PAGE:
is a pushout square (Lemma 3.1.2.10). Let $\tau _0$ denote the composite map $L \xrightarrow { \sigma _ q } K_{q-1} \xrightarrow { \theta _{q-1} } \operatorname{\mathcal{C}}$. We will complete the proof by showing that $\tau _0$ admits an extension $\tau : \Delta ^{d} \rightarrow \operatorname{\mathcal{C}}$ (which then determines a morphism $\theta _{q}: K_{q} \rightarrow \operatorname{\mathcal{C}}$ extending $\theta _{q-1}$). The proof splits into four cases:

Suppose that $0 < k < d$. Then $\Lambda ^{d}_{k} \subseteq \Delta ^{d}$ is an inner horn, so that $\tau _0$ admits an extension $\tau : \Delta ^{d} \rightarrow \operatorname{\mathcal{C}}$ by virtue of our assumption that $\operatorname{\mathcal{C}}$ is an $\infty $-category.

Suppose that $k = d$. Then $S_{q}$ is contained in $\{ 0, 1, \cdots , n \} $, contradicting our assumption that $S_{q}$ is not basic.

Suppose $k = 0$ and $i < n$, so that $i$ is the least element of $S_ q$. Our assumption $\mathrm{pr}(S_ q) = i$ guarantees that $2n-i \notin S$. Since $S_{q}$ does not satisfy $(b)$, we must also have $i+1 \in S_ q$. It follows that $d \geq 2$ (otherwise, $S_ q$ would satisfy $(a)$), and that $\tau _0: \Lambda ^{d}_{0} \rightarrow \operatorname{\mathcal{C}}$ carries the initial edge $\operatorname{N}_{\bullet }( \{ 0 < 1 \} )$ to the identity morphism $\operatorname{id}_{X}$. In this case, the existence of the extension $\tau $ follows from Theorem 4.4.2.6.

Suppose $k = 0$ and $i = n$, so that $i = n$ is the least element of $S_ q$. Since $S_{q}$ has priority $n$, the element $n+1$ also belongs to $S_{q}$. We must then have $d \geq 2$ (otherwise, $S_ q$ would satisfy condition $(b)$). It follows that $\tau _0: \Lambda ^{d}_{0} \rightarrow \operatorname{\mathcal{C}}$ carries the initial edge $\operatorname{N}_{\bullet }( \{ 0 < 1 \} )$ to the morphism $f$, which is an isomorphism in $\operatorname{\mathcal{C}}$. In this case, the existence of the extension $\tau $ again follows from Theorem 4.4.2.6.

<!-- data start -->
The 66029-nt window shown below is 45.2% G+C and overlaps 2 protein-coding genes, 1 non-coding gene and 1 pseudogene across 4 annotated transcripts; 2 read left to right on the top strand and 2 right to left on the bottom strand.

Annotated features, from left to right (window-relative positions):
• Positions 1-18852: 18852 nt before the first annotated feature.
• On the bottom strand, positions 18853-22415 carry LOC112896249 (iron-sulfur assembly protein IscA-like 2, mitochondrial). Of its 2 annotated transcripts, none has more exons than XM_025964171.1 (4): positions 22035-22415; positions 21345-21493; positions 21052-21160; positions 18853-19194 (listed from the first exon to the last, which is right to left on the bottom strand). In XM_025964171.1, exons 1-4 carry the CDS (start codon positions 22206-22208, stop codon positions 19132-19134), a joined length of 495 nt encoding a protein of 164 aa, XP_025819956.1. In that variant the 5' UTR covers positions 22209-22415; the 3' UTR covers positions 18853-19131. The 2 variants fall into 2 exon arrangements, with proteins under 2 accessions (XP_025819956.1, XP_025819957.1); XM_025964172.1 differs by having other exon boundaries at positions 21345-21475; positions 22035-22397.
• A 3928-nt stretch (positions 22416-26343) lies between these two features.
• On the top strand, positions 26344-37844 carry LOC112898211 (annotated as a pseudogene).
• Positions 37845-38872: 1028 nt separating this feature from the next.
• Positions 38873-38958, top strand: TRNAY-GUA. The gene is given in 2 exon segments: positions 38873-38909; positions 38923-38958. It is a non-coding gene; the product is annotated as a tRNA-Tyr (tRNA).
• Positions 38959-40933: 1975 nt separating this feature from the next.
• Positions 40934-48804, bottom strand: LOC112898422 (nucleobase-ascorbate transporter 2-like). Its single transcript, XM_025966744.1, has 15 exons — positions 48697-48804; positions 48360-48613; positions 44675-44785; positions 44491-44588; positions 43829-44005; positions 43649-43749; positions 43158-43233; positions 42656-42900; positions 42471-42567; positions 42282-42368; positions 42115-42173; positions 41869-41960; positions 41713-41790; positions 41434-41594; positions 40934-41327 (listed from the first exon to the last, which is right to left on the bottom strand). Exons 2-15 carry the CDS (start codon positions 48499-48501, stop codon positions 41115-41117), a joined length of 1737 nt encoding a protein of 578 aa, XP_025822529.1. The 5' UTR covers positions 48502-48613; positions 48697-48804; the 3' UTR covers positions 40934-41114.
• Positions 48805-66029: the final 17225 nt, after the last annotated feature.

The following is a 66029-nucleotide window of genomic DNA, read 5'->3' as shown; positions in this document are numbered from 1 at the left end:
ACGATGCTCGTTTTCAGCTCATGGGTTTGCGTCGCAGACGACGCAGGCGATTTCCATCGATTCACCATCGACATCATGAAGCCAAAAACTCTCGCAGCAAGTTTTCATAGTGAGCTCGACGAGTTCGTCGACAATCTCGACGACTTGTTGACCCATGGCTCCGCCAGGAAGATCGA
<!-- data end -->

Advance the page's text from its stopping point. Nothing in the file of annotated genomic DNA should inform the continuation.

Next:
It remains to prove that $L = \Lambda ^{d}_{k}$, which we can formulate more concretely as follows:

- $(\ast )$
Let $j$ be an element of $S_{q}$, and set $S' = S_{q} \setminus \{ j\} $. Then $\sigma _{S'}$ is contained in $K_{q-1}$ if and only if $j \neq i$.

We first treat the case $j = i$; in this case, we wish to show that $\sigma _{S'}$ is not contained in $K_{q-1}$. Note that $S'$ cannot be basic: it cannot be contained in $\{ 0, 1, \cdots , n \} $ (otherwise $S_{q} =S' \cup \{ i\} $ would have the same property) and cannot have empty intersection with a set of the form $\{ i', 2n+1- i'\} $ (otherwise $S_ q$ would have the same property; here we use the fact that $2n+1-i$ is contained in $S_ q$). Moreover, we have $\mathrm{pr}(S') = i \notin S'$, so that $S'$ is not prioritized. Assume, for a contradiction, that $\sigma _{S'}$ is contained in $K_{q-1}$. Then we must have $S' \subseteq S_{q'}$, for some $1 \leq q' < q$. Note that $2n+1-i \in S' \subseteq S_{q'}$, so that $S_{q'}$ has priority $\geq i$. Since $q' < q$, it follows that $S_{q'}$ has priority $i$ and that $|S_{q'}| \leq | S_{q} |$. Since $S_{q'}$ is prioritized, it contains the element $i$, and therefore contains $S_{q} = S' \cup \{ i\} $. It follows that $S_{q'} = S_{q}$, contradicting our assumption that $q' < q$.

We now treat the case $j \neq i$; in this case, we wish to show that $\sigma _{S'}$ is contained in $K_{q-1}$. We may assume without loss of generality that $S'$ is not basic (otherwise, the simplex $\sigma _{S'}$ is already contained in $K_0$). Let $i'= \mathrm{pr}( S' )$ denote the priority of $S'$; note that the inclusion $S' \subseteq S_{q}$ guarantees that $i' \leq i$. If $i' < i$, then $S' \cup \{ i' \} $ is a prioritized set of priority $< i$, and therefore of the form $S_{q'}$ for some $q' < q$. If $i' = i$, then $S'$ is a prioritized set of priority $i$ and cardinality $| S_{q} | - 1$, and therefore of the form $S_{q'}$ for some $q' < q$. In either case, we obtain $\sigma _{S'} \subseteq \sigma _{q'} \subseteq K_{q-1}$. $\square$